Plot: Camp Crystal Meph was the scene of a horrific bloodbath by the killer Johann Van Damme (Terry mullett). But a few years later, Todd (Dave Peniuk) is ready to give it another try. His uncle Mel (Darren Andrichuk) owns the camp ground and Todd has set up a new camp concept. Together with his camp counselors Rachel (Angela Galanopoulos) and Barry (Chris Allen), they are ready to welcome their group. But soon after their arrival, people start dying – again -, murderous squirrels run wild and nobody has any clue what is actually happening
Camp Death III in 2D! is a parody of Friday the 13th Part III in 3D that has some nicely silly ideas, but unfortunately overdoes it a lot of the times. Plus, it is just so ableist that I really wanted to scream.
Plot: Romy Schneider (Marie Bäumer) has withdrawn to a spa hotel slash rehab center to attempt to get her life under control again. Her friend Hilde (Birgit Minichmayr) comes to visit and support her, as she always does. Joining them are two journalists from the STERN magazine, Robert (Charly Hübner) and Michael (Robert Gwisdek) who want to interview Romy. Over the course of three days, they try to get past the surface while Hilde tries to shield Romy from their invasive questions.
3 Tage in Quiberon has an amazing cast and a good story, but I nevertheless had trouble staying with the film sometimes. Still, I did get the sense that those three days were a very special event.
Plot: Wade (Tye Sheridan) spends every possible second in OASIS, virtual reality world where he can be Parzival and kick ass. When one of the creators of OASIS, James Halliday (Mark Rylance) dies, it is revealed that he left OASIS to whoever is able to find three hidden elements in it that could be anywhere. Obsessed with OASIS and Halliday as Wade is, he figures, he will give it a shot. But he’s not the only one trying to get it.
Ready Player One is really, really bad. It’s insufferable, illogical and generally induces eye-rolling until you’re sore. At least there’s Lena Waithe to make things a little better.
Plot: Earth has been overrun by monsters who can hear the slightest sound and use it to hunt humans down. The Abbotts are desperately trying to survive in the apocalypse, with father Lee (John Krasinski) and mother Evelyn (Emily Blunt) trying to keep their children Regan (Millicent Simmonds) and Marcus (Noah Jupe) safe. The family has an advantage because Regan is deaf and they therefore know sign language. But it’s unlikely that they can go on much longer as they have been.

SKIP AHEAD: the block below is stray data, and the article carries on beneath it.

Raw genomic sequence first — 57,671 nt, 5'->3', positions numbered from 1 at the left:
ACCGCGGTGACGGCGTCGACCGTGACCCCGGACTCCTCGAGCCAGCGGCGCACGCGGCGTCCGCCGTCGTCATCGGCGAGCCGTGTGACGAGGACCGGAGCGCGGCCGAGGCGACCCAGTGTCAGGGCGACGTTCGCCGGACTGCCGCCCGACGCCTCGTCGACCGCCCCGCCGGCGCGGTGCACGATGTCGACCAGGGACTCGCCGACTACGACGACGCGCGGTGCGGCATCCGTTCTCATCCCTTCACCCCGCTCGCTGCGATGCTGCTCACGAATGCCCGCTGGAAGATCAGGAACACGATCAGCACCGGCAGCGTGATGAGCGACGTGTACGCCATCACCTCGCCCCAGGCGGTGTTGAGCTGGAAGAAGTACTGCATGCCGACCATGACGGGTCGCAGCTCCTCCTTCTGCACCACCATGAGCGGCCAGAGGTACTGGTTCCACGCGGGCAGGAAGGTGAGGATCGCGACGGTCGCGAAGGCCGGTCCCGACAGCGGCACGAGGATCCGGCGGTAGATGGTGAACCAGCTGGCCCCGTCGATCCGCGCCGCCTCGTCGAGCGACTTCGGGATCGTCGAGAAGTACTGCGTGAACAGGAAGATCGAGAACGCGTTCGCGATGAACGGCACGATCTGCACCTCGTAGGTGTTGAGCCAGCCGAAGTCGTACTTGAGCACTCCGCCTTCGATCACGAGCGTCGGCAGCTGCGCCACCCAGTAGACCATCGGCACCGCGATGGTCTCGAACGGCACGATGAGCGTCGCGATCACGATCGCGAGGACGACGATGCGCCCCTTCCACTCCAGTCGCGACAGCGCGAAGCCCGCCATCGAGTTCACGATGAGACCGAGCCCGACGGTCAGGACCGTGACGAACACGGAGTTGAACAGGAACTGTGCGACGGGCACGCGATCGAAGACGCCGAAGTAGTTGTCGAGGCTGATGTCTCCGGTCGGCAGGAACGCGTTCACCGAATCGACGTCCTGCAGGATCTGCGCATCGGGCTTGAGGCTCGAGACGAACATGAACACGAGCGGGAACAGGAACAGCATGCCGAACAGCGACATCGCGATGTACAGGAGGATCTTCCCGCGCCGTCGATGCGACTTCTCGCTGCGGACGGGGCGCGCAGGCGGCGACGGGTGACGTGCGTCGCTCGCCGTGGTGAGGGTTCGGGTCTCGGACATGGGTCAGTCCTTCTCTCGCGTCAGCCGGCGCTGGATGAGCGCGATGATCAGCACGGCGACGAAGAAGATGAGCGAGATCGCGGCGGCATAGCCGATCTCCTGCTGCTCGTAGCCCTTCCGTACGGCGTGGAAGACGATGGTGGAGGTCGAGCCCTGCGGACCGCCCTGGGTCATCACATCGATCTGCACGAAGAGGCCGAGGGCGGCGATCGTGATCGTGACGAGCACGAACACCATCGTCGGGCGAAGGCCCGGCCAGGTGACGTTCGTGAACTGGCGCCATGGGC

A Quiet Place pulled me in and didn’t let me go. And it isn’t just a strong, emotional film, it’s also a great example of how to represent disability in films, which makes it even better. I’m happy to say that it is a film that deserves its hype.
Plot: Biologist Lena (Natalie Portman) joins a mission into Area X, an area where nature shows strange behavior that nobody is able to explain, after her husband (Oscar Isaac) went missing there. The expedition, led by Dr Ventress (Jennifer Jason Leigh), is supposed to find out more. Anything they can, really. The five women – Lena, Dr Ventress, Josie (Tessa Thompson), Anya (Gina Rodriguez) and Cass (Tuva Novotny) – set off and are soon faced with phenomena that are even stranger than anticipated.
I was very excited about Annihilation, having recently read the books and loved them and having mostly enjoyed Garland’s previous films. But I have to admit that Annihilation was a bit of a let-down for me. It might have been different if I hadn’t read the books, but I’m not sure.